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Cottonville and the Cottons


The Cottons called it “Roche A Cree”,

but “Cottonville” was the Name that Stuck.



The Promising 1850s Cottonville Community Lost its Promise but Kept the Name


Emulous P.Cotton’s opportunity to take part in the economic growth of early Wisconsin came in 1855 when the first land patents for Adams County were issued and the Township of Preston was formed.  Cotton had been involved in the formation of the new state when seven years earlier, as a 36 year-old miller living in Oconomowoc in Waukesha County, he was elected to the Wisconsin Constitutional Convention of 1847.

In 1856 E.P. Cotton came to Adams County with his wife Anna and son Edgar.  Emulus’s brother Julius also came to Preston and the family settled on the south side of Big Roche-a-Cri Creek where the natural terrain lent itself to damming for a mill.  The brothers set out in business immediately and soon were operating a mill on Big Roche-a-Cri Creek. Emulus’s son Edgar and Edgar’s brother-in-law Guy Goodrich started operating a mercantile store nearby.

Already in November of 1856 Julius Cotton had surveyor Adin Mann draw up a plan for the Village of “Roche A Cree” just south of the mill site.  The village was laid out in eleven blocks east and west of a north-south Main Street, which is now 13th Lane.   E.P. Cotton’s house was built in lots 1 and 2 of the original plat in the vicinity of what later became the Lawrence and Wilma Billings home on 13th Lane.   The east-west Washington Street of the Roche A Cree plat is now Cottonville Avenue.

E.P. Cotton’s wife Anna died in 1857 and he married a second time two years later.  Six children were born to Emulous and his second wife, Caroline.  Edgar, the son by the first wife moved out west for his health in 1859

In the few years before the start of the Civil War the prospects for Roche- A-Cri/Cottonville looked very promising.  The lots sold well.  The Cottonville School was built and the school began earning a reputation for quality education.  A Mr. Freeman Bridge opened a tavern on Washington Street, west of Main Street. E.P. Cotton’s son Edgar opened the Mercantile Store on the corner of Center and Main Streets.  The father eventually took on the mercantile business and also ran the Post Office at that location.  Main Street through the village and across the dam provided a route to Grand (now Wisconsin) Rapids and the pineries up north. Cottonville then became a stopping place for travelers.

The promising five-year start of the community was all but stopped dead by the start of the Civil War.  Plans to expand the mill and add a gristmill to the operation had to be scrapped for lack of ability to purchase and deliver the needed equipment and loss of the manpower to operate the equipment if it could be obtained.  Men were away fighting the war and women and children were left to try to manage the farms as best they could.  The population of Adams County dropped from nearly 7,000 before the war to less than 6,000 by 1865.  The county would not return to its pre-war peak population until the mid-1880s.

The village of Roche-A-Cri/Cottonville held on through the war however and seemed for a time after to hold on to its promise as well.  A railroad survey crew came to the area and stayed in a room in the Cotton house. The crew      surveyed and graded for a rail-line that was to run north and south to the west of the Cotton homestead.  The plans were filed; the grading stopped and then nothing further happened.  Stages still stopped in the community but soon began to travel more often over the road to the east that was to become State Highway 13.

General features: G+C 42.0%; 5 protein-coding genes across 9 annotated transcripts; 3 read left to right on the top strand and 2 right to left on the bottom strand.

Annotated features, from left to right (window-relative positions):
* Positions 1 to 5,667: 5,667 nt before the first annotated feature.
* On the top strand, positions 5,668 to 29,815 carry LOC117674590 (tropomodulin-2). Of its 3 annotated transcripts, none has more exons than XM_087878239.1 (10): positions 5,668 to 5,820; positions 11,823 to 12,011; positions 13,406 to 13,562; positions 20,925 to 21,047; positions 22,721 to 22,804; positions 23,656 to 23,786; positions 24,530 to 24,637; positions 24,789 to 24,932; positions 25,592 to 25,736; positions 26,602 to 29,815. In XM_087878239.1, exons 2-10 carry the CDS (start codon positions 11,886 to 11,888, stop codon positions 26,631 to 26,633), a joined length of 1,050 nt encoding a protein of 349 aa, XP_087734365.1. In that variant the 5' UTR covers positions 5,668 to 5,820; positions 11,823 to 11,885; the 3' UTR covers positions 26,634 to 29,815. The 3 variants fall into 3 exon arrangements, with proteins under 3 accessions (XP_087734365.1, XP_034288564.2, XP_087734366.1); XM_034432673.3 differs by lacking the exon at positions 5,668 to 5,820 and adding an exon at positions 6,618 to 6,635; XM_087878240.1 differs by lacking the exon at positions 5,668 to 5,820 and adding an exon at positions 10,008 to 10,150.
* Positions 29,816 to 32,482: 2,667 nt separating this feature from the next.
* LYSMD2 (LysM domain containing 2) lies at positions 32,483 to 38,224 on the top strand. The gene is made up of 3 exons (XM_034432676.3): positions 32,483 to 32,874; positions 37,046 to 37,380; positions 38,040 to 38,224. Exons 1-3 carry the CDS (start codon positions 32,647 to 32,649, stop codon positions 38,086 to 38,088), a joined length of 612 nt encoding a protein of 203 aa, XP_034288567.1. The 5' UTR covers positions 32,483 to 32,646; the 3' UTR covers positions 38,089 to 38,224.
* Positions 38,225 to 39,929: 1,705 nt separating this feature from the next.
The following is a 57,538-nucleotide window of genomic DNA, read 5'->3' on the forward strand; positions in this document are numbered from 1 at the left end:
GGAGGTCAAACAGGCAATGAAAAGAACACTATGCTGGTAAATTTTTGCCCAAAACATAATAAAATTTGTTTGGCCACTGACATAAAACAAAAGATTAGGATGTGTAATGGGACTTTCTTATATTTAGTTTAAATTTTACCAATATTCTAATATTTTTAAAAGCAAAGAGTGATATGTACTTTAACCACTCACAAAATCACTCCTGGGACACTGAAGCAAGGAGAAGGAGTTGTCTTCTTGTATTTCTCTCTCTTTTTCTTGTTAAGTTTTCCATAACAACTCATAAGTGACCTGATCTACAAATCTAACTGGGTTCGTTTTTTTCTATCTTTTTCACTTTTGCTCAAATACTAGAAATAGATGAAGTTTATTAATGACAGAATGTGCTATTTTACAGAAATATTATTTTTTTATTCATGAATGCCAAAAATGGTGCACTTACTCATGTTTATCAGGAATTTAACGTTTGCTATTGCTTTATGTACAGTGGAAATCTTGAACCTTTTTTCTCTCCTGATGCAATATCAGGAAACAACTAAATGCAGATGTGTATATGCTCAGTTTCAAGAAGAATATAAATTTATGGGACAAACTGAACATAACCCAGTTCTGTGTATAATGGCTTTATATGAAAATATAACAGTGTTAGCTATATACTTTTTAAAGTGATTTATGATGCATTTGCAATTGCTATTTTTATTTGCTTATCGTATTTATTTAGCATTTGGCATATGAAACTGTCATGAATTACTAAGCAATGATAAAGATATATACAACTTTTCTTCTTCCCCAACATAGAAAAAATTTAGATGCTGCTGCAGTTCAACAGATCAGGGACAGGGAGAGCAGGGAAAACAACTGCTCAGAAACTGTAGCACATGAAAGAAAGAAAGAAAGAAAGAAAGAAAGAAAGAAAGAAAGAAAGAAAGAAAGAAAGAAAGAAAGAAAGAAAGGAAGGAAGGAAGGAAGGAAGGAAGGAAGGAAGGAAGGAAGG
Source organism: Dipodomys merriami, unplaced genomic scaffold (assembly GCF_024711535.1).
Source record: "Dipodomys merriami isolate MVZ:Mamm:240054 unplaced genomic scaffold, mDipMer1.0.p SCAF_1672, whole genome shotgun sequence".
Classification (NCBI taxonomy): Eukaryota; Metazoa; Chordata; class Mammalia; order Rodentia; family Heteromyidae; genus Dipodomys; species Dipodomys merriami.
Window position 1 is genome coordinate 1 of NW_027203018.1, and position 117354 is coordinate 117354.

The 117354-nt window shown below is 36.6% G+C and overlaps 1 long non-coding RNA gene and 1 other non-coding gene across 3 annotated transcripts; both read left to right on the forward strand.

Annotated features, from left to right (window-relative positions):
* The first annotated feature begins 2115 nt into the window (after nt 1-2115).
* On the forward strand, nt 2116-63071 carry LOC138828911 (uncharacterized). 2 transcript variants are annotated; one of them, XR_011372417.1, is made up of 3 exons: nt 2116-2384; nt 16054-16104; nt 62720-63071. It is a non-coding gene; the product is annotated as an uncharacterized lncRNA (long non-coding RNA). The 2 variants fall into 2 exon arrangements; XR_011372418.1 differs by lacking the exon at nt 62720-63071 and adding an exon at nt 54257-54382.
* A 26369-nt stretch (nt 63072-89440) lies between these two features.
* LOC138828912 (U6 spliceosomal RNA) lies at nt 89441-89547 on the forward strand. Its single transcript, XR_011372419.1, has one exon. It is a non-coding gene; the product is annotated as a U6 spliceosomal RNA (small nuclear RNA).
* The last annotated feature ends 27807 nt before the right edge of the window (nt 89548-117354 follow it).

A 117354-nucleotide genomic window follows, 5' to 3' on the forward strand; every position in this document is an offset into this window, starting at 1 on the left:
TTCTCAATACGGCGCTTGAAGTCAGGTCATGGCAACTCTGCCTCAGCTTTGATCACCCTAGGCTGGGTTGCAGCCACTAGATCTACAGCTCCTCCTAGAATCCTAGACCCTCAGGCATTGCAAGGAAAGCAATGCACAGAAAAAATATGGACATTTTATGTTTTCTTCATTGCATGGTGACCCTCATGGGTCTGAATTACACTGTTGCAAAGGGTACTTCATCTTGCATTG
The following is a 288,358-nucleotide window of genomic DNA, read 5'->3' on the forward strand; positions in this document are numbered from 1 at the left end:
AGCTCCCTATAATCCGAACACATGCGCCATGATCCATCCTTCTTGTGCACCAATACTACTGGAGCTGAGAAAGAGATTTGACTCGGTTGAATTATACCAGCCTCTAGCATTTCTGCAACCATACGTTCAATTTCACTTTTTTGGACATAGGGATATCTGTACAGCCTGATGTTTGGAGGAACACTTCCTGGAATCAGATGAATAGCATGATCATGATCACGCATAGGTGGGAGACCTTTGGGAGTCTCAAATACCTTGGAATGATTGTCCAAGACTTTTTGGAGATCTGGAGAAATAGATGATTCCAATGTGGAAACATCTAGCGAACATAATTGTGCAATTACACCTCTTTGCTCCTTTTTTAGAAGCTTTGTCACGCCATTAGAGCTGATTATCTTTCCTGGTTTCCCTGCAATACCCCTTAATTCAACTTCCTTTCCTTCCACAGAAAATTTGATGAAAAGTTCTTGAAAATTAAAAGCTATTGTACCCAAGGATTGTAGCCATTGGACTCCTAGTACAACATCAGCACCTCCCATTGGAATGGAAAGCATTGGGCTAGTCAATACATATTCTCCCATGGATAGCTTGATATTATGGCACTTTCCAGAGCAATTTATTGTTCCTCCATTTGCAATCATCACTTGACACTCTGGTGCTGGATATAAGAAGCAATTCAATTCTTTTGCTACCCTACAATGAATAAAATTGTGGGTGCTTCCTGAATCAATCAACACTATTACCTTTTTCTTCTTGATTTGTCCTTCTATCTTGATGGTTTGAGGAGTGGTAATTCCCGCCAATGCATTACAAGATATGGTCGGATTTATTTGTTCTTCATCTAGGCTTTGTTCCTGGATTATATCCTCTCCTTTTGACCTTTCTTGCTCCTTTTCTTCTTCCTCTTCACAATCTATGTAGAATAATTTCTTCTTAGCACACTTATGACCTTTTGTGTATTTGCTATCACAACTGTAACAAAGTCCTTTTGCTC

A bright spot in the post-war rejuvenation of Roche-A-Cri/Cottonville was the founding of a “select school” by a Mr. R.K. Fay.  Mr. Fay was the County Superintendent of Schools and also ran this school for advanced pupils at Cottonville.  It was the only school for education beyond common school grades between Plainville in southern Adams County and Stevens Point. Mr. Fay had an excellent reputation as an educator and the school prospered.  Students came to study there from many locations and boarded in the community; many staying at Mr. Fay’s house two miles south of the village.  Unfortunately, Mr. Fay moved to northwestern Wisconsin a few short years after founding the school and the select school idea went with him.

Sometime after the war the mill was destroyed in a flood and it was decided that the business was not worth rebuilding.  E.P. Cotton continued as postmaster of “Roche A Cris” (as it is spelled on the 1880 plat map).  His wife Caroline passed away in 1884 and Emulus P. Cotton himself died in 1888.

Cottonville by 1900 had become one of the areas around the county like Pilot Knob, Coloma Corners, Adams Center, Barnum, Fordham and Davis Corners that describe areas, but no longer contain much evidence that they once were viable communities.  In Cottonville’s case, George Polivka of Friendship built a power dam below the old mill site in the 1920s and the resulting “Cottonville Lake” became a place to fish, boat, water ski, build summer cottages and year round residences.  Although there are now few buildings within the boundaries of the platted “Roche A Cree” village, the Cottonville Lake area’s population is likely greater now than what E.P. Cotton ever dreamed of.



Note: The above article is adapted from articles about early Cottonville that were written by E.P. Cotton’s grandson, Hubert Cotton for the Adams County Times in 1930.  The articles are compiled into a booklet put together for the “Come Home to Cottonville” celebration held on Saturday, August 5, 2006.


This article previously appeared in the Adams County Historical Society’s newsletter The Quatrefoil Summer